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BLANE KLEMEK OUTDOORS: Keep an eye out for the return of purple martins this spring

Minnesota’s purple martins are especially drawn to the state not only because of the thousands of purple martin houses that are available, but because of water, open countryside, and, of course, insects.

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Purple martins flutter around their martin house near the Bemidji State campus on Lake Bemidji in June 2021.
Jillian Gandsey / Bemidji Pioneer

About four years ago I built my purple martin house from a kit I ordered from an online company that specializes in wild bird supplies.

The attractive looking green and white, all-aluminum two-story house has room for 12 pairs of martins, six holes on each side with each nesting apartment neatly separated from the others. Sturdy and likely very long-lasting, I was excited to erect the house outdoors and wait for occupancy.

Also purchased from the company was an expensive, telescoping 15-foot metal pole. I dug a hole in the ground not far from Assawa Lake, filled the hole with cement, and pushed the pole into the center of the hole.

Securing the pole with twine string and staking the lengths of twine to the ground, I waited a few days for the cement to set before mounting the martin house to the pole.

My 4-year-old grandson, Lincoln, happened to be staying with me on that early spring day of 2018, the day I secured the martin house onto the pole and lifted the telescoping pole to its full height.

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Afterwards, we untied the twine string, pulled the stakes and admired our work while we excitedly talked about the day purple martins would discover the empty apartment and begin building nests inside of it to raise their babies.

Unfortunately, however, that special day has yet to arrive.

There was a time across the North American countryside when purple martin houses were commonplace on the front yards of farms everywhere throughout purple martin range. It’s believed that with the loss of family farms, so, too, has the thousands of purple martin houses that were once relied on by nesting martins.

However, perhaps not unlike efforts designed to attract more wood ducks and eastern bluebirds when people and conservation organizations dedicated to enhancing habitat and assisting the comeback of these two species of wild birds began constructing and installing artificial nest boxes in prime habitat everywhere, so, too, were the desires of people interested in attracting and assisting purple martins.

For wood ducks and bluebirds, such efforts paid off and has resulted in helping to restore some local populations and possibly halting national declines.

Yet, unlike wood ducks and bluebirds, which don’t necessarily need artificial nest boxes to nest in, purple martins are dependent on artificial nest boxes, at least the eastern variety of purple martins that we enjoy here in Minnesota. The only population of purple martins that are known to utilize secondary cavities—those naturally occurring cavities or cavities excavated by other animals, such as woodpecker holes—are found in the Pacific Northwest.

Otherwise, all other populations of purple martins have undergone a complete behavioral shift over the past hundreds of years because of humankind’s yearning to attract purple martins by providing the beautiful birds structures to nest inside of.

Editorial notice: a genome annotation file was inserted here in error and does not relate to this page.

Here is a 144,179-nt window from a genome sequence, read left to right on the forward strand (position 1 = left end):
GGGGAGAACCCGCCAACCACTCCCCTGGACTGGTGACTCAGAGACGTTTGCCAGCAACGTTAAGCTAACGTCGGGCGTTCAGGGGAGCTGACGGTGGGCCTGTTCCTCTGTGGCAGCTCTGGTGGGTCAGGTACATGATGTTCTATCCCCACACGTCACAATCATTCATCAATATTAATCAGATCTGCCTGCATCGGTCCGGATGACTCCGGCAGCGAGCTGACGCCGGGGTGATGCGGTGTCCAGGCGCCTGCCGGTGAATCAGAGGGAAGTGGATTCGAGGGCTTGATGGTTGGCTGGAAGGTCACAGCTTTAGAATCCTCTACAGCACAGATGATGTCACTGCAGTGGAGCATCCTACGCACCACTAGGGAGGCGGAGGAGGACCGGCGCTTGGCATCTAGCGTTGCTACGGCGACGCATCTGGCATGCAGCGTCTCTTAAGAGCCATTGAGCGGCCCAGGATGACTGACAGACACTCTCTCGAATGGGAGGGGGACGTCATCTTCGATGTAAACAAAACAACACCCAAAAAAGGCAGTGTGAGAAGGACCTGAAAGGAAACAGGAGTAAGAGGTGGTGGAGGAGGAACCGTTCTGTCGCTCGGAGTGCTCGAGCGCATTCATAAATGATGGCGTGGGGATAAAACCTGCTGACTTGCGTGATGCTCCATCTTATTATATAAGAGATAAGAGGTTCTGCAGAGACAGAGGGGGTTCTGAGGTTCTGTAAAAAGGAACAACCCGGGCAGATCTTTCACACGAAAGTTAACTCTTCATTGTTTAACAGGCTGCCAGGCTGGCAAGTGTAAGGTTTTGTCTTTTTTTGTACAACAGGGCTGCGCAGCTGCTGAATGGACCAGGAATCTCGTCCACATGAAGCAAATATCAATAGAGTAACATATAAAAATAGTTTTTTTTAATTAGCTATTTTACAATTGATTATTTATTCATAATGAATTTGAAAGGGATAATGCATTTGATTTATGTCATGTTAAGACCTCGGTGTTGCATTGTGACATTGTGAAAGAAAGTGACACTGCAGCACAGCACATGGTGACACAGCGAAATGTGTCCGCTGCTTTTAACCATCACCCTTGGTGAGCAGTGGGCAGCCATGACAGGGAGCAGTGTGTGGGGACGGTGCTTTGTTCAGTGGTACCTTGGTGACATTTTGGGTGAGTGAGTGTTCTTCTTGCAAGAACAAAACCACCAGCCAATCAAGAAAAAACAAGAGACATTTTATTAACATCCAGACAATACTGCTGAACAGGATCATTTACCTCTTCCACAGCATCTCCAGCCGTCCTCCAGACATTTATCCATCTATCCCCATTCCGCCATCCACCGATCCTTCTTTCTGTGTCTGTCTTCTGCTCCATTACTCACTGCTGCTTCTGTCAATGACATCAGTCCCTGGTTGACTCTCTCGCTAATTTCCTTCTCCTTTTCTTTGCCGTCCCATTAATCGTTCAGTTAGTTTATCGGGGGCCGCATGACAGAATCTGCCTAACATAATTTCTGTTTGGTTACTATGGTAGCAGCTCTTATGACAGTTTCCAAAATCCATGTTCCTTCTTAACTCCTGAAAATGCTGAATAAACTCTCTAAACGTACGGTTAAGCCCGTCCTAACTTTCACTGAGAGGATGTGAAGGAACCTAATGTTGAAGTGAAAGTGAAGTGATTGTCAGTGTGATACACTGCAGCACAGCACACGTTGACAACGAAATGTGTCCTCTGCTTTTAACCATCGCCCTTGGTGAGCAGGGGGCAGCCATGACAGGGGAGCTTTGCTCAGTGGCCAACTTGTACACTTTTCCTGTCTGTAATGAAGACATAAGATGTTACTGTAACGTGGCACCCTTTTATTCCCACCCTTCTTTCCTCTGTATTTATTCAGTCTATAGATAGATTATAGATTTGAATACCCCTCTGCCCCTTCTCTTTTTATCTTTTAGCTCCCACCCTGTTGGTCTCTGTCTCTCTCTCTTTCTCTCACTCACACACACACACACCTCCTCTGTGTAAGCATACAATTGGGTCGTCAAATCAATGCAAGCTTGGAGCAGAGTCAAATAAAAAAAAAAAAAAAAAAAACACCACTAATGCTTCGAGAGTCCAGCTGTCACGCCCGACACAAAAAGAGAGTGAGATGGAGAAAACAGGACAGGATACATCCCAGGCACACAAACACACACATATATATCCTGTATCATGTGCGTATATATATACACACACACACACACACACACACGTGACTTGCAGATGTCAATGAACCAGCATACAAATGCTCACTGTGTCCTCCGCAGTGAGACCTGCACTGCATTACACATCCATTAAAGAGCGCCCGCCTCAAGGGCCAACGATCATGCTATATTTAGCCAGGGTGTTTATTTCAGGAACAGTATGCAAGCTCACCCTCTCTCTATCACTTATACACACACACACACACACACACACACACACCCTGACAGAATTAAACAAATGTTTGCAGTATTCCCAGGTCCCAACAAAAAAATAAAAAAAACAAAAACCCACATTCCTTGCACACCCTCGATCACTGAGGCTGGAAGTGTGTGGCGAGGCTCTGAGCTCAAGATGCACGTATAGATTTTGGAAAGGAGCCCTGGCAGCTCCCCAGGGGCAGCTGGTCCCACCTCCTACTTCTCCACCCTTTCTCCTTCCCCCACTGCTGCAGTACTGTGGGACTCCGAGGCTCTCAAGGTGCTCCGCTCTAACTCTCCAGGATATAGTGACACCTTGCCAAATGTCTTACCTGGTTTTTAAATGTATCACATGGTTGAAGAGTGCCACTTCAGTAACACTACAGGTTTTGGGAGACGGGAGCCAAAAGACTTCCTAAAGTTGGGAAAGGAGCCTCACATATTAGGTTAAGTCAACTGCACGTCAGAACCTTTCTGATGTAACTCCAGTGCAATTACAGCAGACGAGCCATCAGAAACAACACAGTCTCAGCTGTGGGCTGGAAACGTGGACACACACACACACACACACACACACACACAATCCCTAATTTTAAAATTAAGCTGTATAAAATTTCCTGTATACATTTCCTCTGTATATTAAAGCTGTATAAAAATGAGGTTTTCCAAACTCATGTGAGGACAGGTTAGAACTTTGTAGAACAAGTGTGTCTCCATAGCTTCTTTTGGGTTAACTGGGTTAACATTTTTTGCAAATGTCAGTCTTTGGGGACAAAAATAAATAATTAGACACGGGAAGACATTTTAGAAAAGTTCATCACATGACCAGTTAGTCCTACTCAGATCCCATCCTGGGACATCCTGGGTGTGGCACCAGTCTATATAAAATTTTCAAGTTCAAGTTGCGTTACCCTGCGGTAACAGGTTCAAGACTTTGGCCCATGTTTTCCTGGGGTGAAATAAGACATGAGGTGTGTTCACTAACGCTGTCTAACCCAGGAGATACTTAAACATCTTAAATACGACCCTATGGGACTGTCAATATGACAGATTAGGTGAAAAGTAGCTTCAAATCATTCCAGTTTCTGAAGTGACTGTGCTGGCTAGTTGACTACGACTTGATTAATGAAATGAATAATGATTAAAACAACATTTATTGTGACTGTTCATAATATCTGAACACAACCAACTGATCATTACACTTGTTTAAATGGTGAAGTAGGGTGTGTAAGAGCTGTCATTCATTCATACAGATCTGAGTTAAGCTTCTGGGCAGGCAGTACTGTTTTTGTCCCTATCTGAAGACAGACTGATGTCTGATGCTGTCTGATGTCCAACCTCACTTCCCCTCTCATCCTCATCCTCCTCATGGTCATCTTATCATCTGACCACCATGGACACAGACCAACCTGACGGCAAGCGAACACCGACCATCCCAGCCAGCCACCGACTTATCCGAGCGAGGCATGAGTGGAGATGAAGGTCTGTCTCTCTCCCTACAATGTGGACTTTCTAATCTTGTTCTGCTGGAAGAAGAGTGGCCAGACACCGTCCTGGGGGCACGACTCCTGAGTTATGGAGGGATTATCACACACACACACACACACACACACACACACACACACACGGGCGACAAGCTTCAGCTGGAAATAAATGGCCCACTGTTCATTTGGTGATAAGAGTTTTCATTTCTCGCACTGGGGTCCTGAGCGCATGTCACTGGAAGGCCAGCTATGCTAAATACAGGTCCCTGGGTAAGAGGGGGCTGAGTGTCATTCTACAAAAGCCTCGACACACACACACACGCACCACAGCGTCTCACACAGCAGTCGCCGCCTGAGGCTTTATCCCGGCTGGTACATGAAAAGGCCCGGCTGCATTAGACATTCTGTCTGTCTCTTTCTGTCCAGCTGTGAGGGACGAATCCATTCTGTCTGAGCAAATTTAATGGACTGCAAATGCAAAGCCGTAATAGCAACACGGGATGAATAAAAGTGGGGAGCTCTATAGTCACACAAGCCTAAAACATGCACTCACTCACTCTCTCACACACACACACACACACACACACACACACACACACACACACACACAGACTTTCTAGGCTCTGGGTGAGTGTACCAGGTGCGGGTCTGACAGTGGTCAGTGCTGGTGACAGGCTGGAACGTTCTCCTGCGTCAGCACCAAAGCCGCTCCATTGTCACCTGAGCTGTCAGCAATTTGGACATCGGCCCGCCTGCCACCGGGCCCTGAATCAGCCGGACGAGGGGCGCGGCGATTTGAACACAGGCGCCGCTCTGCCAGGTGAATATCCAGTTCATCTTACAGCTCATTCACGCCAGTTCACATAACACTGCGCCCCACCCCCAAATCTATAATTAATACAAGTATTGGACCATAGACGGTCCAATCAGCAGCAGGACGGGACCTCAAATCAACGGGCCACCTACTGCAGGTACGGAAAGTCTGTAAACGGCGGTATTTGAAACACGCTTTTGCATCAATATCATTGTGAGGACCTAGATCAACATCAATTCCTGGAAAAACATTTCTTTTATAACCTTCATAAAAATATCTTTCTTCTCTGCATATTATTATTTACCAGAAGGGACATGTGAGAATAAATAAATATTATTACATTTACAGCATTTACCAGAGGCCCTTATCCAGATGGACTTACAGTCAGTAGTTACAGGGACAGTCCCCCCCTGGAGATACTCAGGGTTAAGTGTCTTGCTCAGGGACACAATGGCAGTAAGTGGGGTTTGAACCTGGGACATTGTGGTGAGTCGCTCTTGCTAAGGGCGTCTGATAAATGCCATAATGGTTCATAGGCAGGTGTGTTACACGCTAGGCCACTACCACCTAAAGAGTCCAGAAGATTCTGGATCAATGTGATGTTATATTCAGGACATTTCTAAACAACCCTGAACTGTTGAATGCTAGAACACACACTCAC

Minnesota’s purple martins are especially drawn to the state not only because of the thousands of purple martin houses that are available, but because of water, open countryside, and, of course, insects. In fact it was because of insects that people began building structures or placing other objects designed to attract purple martins in the first place.

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It certainly was the case that more martins would mean fewer biting insects, or at least that was the hope. So, too, was the case that more martins was simply a joy to observe and something to look forward to each spring and summer. And thus, more martin dwellings were placed to attract even more martins.

This spring, I’ll be pulling out all the stops in my hopeful quest and anticipation of attracting nesting purple martins to my empty martin abode. The company that I purchased the house and pole from also sent me a booklet about purple martins, two plastic purple martin decoys, and a compact disc of martin vocalizations.

The CD, titled "morning vocalizations," is meant to be played from a CD player or other device such as a game caller. When played aloud, the martin chatter broadcast near a martin house and coupled with the decoys, are supposedly effective in attracting purple martins to an area.

And once the birds’ curiosity has lured them to a site and a vacant martin dwelling is discovered by scouts or pairs of martins, the theory goes that they might stick around and begin nesting soon after. Let’s hope so.

Beautiful purple martins, swallows they are, and obligated to nest boxes and other artificial structures, migrate to Minnesota every spring. Large nesting colonies occur at many places here in the Northland.

As their colonies grow, some birds are bound to search and discover nearby vacant apartments—maybe yours, maybe mine—as we get out and enjoy the great outdoors.

Blane Klemek is a Minnesota DNR wildlife manager. He can be reached at bklemek@yahoo.com.

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Related Topics: BLANE KLEMEKNORTHLAND OUTDOORSOUTDOORS RECREATION
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